Credit cards really give a false sense of security. Many people erroneously look at their credit limit as their money. They think of a credit card as an asset. People who fall into this trap couldn’t be more wrong. The money you spend with a credit card is not your money. It is borrowed money that has to be paid back with interest. There is also the worry of someone stealing your credit card information and totally destroying you financially. With no credit card, you have no worry.
Far wiser is to learn to live within your means. Look at it this way: would you ask your friend or your parents if you could borrow money every time you want to buy new appliances, clothing or a vacation? Of course not! Yet that is in essence what you do when you buy on credit. It is logical to expect to borrow money to purchase something like a car or a house (though not always necessary), but to borrow for small purchases just isn’t responsible. Learn to pay cash or do without. Or, start to save for special purchases. That way the purchase will be even more special because it will be a reward for your diligent saving habit.
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4. A Bad Example
When you slide that card for every purchase, what do your children see? They see you getting something for nothing. It is much easier to teach your children to be responsible with money when they see it being used. Forget those ads telling you to teach responsibility by getting your teen a credit card. Giving a child a credit card, even with a predetermined limit, is like saying, “How fast can you spend $300?” He (and you) might be surprised to see that it can be spent within minutes, yet it takes far longer to pay it back. It’s just another marketing technique. The best way to teach fiscal responsibility is with cash.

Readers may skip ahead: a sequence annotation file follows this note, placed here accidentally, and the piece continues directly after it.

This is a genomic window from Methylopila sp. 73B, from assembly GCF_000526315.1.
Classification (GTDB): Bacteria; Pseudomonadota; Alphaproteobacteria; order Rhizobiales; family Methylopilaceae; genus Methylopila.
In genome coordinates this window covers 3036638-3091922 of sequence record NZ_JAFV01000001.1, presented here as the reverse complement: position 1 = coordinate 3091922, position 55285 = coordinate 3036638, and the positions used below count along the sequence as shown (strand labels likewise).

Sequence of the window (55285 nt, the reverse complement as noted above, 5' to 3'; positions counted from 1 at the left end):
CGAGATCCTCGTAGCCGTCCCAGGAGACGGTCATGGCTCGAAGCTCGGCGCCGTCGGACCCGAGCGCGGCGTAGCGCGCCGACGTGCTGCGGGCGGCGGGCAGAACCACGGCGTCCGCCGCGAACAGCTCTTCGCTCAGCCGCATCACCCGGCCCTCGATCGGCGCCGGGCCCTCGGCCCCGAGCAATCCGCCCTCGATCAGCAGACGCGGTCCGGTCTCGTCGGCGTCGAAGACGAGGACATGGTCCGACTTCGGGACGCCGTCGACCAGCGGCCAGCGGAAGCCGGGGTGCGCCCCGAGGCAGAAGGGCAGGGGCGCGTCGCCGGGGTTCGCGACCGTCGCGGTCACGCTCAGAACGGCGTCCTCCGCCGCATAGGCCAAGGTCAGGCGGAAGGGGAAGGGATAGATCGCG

Give your children $100 and have them figure out how to spend it wisely. Let them see how much is left after their purchase. Let them make a mistake and see that spending money just because it’s there is a fast way to have no money. Better yet, give them specific tasks to earn that money first. Teach them to think of how many hours (or tasks) it will take to earn enough for the item they desire. Is it worth working all week for a new pair of jeans? A credit card is too abstract for many adults! What makes you think a child can comprehend how it all works?
5. An Insecure Future
A couple of years back, the thought of a recession was the furthest thing from people’s minds. Then it hit and the country went into a panic. According to a recent report from TransUnion, average credit scores dropped by about 6 points during the first quarter of 2009. Now especially, it is a bad time to add debt to your family’s financial responsibilities. The more debt you have, the harder it is to make it through a financial disaster.
Those who have learned to live debt-free and within their means are not having nearly as much trouble in these tight economic times than those who have credit cards to pay off. They have the security of knowing they can get through tough times because they don’t have to worry about paying so many bills. If all you had was basic living expenses to provide for your family, how much better would you feel?